With so many enemies all around them, how does the spiny-tailed lizard survive? They have a strategy for that too. When the deck is clear, the lizards come out and quickly gobble nearby vegetation. No lizard is very far from its escape burrow. As soon as a predator attempts to attack it, the lizard zips in its burrow. Dr Sutirtha Dutta of the Wildlife Institute of India who worked on the spiny-tailed lizard in Gujarat found that the burrow runs straight down for about 0.7 m at an angle of 27° with the surface. Then it goes down steeply for 0.5 m at an angle of 28°. The tunnel ends in a horizontal, box-shaped chamber, 17 cm in size. It is surmised that this angle of the burrow is an adaptation to avoid digging by predators such as golden jackal, desert fox, monitor lizard, and other predators.
Although these animals are sometimes found solitary, spiny-tailed lizards like to live in colonies of 10 to 100 individuals per square kilometre. There is safety in numbers. Despite enemies lurking all around, during the breeding season, territorial males lower their guard to external threat as rival males become their main threat. Every male tries to attract females for sex. The female lays 10 to 14 eggs. The young ones, called hatchlings, live around the maternal burrow for 30-40 days before venturing out to establish their own burrows. This is the time of dispersal and fight for burrows and limited resources. Many young ones fall prey to predators, but the ones that survive, show strong site fidelity and may live for 5-6 years or more in the natal area.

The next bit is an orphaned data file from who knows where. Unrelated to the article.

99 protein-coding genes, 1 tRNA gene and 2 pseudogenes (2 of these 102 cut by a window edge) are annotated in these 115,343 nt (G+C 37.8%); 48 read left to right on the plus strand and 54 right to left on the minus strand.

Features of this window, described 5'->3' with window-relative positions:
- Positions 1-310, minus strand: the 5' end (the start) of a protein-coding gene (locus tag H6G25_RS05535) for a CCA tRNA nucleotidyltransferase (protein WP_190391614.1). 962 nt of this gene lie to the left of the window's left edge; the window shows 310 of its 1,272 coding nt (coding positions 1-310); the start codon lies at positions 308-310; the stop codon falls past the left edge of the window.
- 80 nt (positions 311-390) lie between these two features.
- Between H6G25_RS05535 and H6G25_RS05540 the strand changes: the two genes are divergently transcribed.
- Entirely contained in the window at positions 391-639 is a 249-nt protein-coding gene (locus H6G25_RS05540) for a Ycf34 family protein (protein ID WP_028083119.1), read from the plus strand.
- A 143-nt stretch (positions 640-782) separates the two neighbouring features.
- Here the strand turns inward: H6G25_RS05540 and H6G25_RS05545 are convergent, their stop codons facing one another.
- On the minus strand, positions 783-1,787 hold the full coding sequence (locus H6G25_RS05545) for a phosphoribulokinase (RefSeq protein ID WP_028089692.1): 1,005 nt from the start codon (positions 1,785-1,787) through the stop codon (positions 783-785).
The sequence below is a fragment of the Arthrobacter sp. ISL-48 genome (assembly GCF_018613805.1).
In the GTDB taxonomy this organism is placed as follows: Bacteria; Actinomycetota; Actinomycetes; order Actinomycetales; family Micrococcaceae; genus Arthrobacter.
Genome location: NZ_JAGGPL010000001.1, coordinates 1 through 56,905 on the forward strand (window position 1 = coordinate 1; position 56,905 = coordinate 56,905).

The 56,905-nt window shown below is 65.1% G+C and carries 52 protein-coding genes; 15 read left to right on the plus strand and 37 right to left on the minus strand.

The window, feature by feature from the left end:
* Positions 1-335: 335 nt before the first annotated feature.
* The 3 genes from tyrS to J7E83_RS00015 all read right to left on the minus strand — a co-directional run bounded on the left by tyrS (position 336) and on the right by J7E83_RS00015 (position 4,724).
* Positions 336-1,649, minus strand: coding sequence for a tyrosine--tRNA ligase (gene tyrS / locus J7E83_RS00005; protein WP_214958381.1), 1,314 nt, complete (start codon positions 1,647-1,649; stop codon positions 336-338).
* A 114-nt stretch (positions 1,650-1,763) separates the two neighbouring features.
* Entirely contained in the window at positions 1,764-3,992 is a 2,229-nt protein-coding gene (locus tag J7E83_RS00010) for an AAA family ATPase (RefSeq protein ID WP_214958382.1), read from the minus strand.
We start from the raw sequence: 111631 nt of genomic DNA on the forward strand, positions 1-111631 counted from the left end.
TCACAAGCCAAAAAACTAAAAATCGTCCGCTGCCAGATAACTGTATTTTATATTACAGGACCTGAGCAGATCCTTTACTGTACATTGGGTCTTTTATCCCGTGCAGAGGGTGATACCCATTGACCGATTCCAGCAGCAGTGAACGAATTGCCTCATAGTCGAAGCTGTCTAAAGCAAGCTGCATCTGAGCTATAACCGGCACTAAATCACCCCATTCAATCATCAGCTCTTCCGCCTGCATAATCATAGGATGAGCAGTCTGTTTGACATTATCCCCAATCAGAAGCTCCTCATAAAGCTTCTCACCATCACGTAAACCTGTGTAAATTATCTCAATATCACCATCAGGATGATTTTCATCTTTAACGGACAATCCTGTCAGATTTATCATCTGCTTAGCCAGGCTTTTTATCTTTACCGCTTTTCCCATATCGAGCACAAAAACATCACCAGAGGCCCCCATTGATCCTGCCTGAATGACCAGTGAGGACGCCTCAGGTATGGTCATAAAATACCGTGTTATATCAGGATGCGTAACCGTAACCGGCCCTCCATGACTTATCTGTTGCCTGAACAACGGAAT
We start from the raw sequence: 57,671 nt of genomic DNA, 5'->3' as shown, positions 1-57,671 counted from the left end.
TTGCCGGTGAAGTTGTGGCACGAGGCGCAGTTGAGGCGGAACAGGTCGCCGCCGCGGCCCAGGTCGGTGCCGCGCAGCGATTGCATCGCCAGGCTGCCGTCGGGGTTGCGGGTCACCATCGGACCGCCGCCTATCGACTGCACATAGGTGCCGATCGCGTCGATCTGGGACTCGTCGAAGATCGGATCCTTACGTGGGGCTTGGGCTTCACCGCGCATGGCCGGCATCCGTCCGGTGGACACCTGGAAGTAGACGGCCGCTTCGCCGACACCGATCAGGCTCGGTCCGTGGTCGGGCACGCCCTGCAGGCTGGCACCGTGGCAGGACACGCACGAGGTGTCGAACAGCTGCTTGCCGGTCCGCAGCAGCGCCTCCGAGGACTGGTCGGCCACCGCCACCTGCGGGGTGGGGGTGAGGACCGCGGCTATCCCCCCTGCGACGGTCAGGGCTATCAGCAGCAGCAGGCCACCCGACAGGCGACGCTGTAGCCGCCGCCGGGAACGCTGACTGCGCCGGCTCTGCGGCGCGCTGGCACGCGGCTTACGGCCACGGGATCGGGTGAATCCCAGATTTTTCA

Though strictly banned, poaching of spiny-tailed lizards for oil is still not uncommon. This is proved by the presence of dug-out burrows by poachers in many parts of its range that I have seen in my visits to the Thar Desert and Kutch. Its fat is considered to be a panacea for numerous human ailments and also an aphrodisiac. Thanks to some strictness in implementing of the Indian Wildlife Protection Act, we do not see street quacks selling ‘sanda’ oil anymore, a common sight 30-35 years ago. However, dugout burrows prove that the trade continues albeit stealthily. Nonetheless, the biggest threat to this lizard is from habitat destruction due to expansion of agriculture, roads, urbanization, and now solar-panel and wind mills plants. Developers of these infrastructures prefer flat areas where these lizards live. The IUCN has included the spiny-tailed lizard in the Vulnerable category. Fortunately, there are still many areas in the Thar Desert and in Kutch that are still not yet ‘developed’. I hope we will leave some areas untouched where this wonderful animal can continue live its slow-paced life in peace.
is an ornithologist and conservationist, former Director of BNHS, and currently the scientific adviser to The Corbett Foundation, and governing council member of Wetlands International, South Asia.
RoundGlass Sustain is a media-rich resource on India’s natural world.
Enabling Holistic Wellbeing & Meaningful Living
Enabling Holistic Wellbeing & Meaningful Living